Campus of WU Wien (© Vienna Parliament & St. Charles Cathedral & Giant Ferris Wheel (© andreas N & Gerfried Wagner & suju @ pixabay) Campus of WU Wien (© Campus of WU Wien (© Campus of WU Wien (©

Vienna Congress on Mathematical Finance - VCMF 2019
Mon–Wed, Sept. 9–11, 2019

VCMF Educational Workshop
Thu–Fri, Sept. 12–13, 2019



2020-03-05: Links to slides and fotos

The links to slides and photos which were sent (together with the necessary passwords) to participants in September [subject "VCMF 2019: News (slides, confirmations/CPD, photos, participants, thanks)"] were valid only a limited period (and could not be activated again). Due to a request new links were generated:


2019-09-10 (c): Conference Dinner

Vienna City HallFestival Hall The Conference Dinner today evening (Tuesday, Sept. 10) will take place in the Vienna City Hall (Wiener Rathaus). In the spectacular Festival Hall we will have a delicious dinner as well as a dancing lesson (from quadrille to Viennese waltz). The Conference Dinner is included for all participants.

For participants of the conference & accompanying persons:
please do not forget to bring the voucher(s) with you.

For participants of the workshop only (only a few persons):
you get the voucher at the side entrance of the Vienna City Hall.

19:00: Entrance / official start
19:30: Welcome speech of a representant of the City of Vienna
19:45: Opening of the buffet
20:45: Brief talk Walter Schachermayer
21:00: Dancing lesson
22:00: Dessert
23:30: End of event

Direction to the Vienna City Hall:
If you start from WU Campus we suggest to take the metro U2 from stop "Messe Prater" (closest stop to the conference venue) in direction to "Karlsplatz".
Take the metro U2 until stop "Rathaus" (German for "Vienna City Hall").
Take exit "Friedrich-Schmidt-Platz, Rathaus" and walk to the side entrance of the Vienna City Hall in the street "Lichtenfelsgasse" (google maps).
Walk through the arcade court, take the entrance on the right and then the grand staircase.
The free cloakroom is on the first floor, the Festival Hall on the second floor.

Please note that luggage is not allowed in the Festival Hall. Please leave suitcases or laptop bags at the hotel or check them at the cloakroom.

Printable information concerning Conference Dinner (for participants of the conference: you already have a printout in your conference bag).


2019-09-10 (b): Lunch

As far as we know all participants of the conference cound find the vouchers for lunch in the name badge and finally also the rosty building with the mensa. For your information:

  • There are different stations for different food (see this week's menu of the mensa PDF) - you can fetch food from any station and "pay" with the voucher.
  • There is a special area for participants of VCMF 2019 with drinks on the table. We suggest to take a seat there.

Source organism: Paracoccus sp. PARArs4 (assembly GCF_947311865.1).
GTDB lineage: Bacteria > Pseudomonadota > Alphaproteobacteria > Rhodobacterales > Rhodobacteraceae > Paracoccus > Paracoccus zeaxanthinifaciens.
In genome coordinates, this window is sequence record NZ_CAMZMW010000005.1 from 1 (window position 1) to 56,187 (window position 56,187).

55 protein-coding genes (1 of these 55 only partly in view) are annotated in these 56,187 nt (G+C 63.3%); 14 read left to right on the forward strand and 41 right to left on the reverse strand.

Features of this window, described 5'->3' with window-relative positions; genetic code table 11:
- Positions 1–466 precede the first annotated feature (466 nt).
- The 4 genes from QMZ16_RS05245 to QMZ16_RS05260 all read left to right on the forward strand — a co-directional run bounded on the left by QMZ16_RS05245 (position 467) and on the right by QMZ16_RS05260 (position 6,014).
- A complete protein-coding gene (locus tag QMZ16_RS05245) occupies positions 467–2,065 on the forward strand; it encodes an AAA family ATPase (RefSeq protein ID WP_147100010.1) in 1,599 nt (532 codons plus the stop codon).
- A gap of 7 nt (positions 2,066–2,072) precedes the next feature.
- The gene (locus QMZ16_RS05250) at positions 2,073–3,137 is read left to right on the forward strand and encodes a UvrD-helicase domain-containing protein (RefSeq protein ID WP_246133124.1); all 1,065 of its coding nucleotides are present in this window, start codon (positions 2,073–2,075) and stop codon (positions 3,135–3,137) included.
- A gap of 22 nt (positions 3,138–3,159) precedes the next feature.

• In Austrian menus you can find letters next to the dishes which tell you the allergenes inside a dish - for details see the allergy information PDF. You can also ask the people at the mensa.


2019-09-10 (a): Change of schedule

Dear participants, as we expect the speaker Samson Adekola Alagbe to not come (he mentioned Visa problems last week) we changed two talks in the parallel session from 16:30 to 18:00:

  • Today/Tuesday, room D, 16:30-18:00:
  • 16:30: Máté Gerencsér "Discrete approximations of SDEs with irregular drift"
  • 17:00: Christian Pötz "Efficient pricing and exposure calculation for early-exercise options using Chebyshev Interpolation"
  • 17:30: Samson Adekola Alagbe "Derivation and application of a class of hybrid Adams Moulton schemes with continuous coefficients"

We appologize for the no-show of one speaker yesterday/monday - today he informed me about travel problems.


2019-09-05 (c): Final schedule

Dear Participants, here you find the - hopefully - final schedule:


2019-09-05 (b): New invited speaker: Josef Teichmann

Invited talk: Wed, 11:45-12:30, room A

Josef Teichmann  (ETH Zurich)

Representing dynamics through random dynamical systems

We re-discover the paradigm of reservoir computing in stochastic or rough differential equations and prove generalization bounds. This opens a new perspective on randomness in recurrent neural networks and on the approximation of stochastic or rough differential equations. Applications to time series prediction and term structure problems are discussed.

Joint work with Christa Cuchiero, Lukas Gonon, Martin Larsson, Lyudmilla Grigoryeva and Juan-Pablo Ortega.


2019-09-05 (a): Cancellation of Nizar Touzi

We are sorry to tell you that due to unforeseen circumstances the invited speaker Prof. Nizar Touzi had to cancel his talk.


2019-09-03: Information for speakers

Speakers from the conference got an email with information - see also:


2019-08-30 (b): New abstract

Closing talk: Wed, 16:50-17:20, room A

Walter Schachermayer  (University of Vienna)

From discrete to continuous time models: Some surprising news on an old topic

We reconsider the approximation of the Black-Scholes model by discrete time models such as the binominal or the trinominal model.

We show that for continuous and bounded claims one may approximate the replication in the Black-Scholes model by trading in the discrete time models. The approximation holds true in measure as well as "with bounded risk", the latter assertion being the delicate issue. The remarkable aspect is that this result does not only apply to the well-known binominal model, but to a much wider class of discrete approximating models, including, e.g., the trinominal model. By an example we show that we cannot do the approximation with "vanishing risk".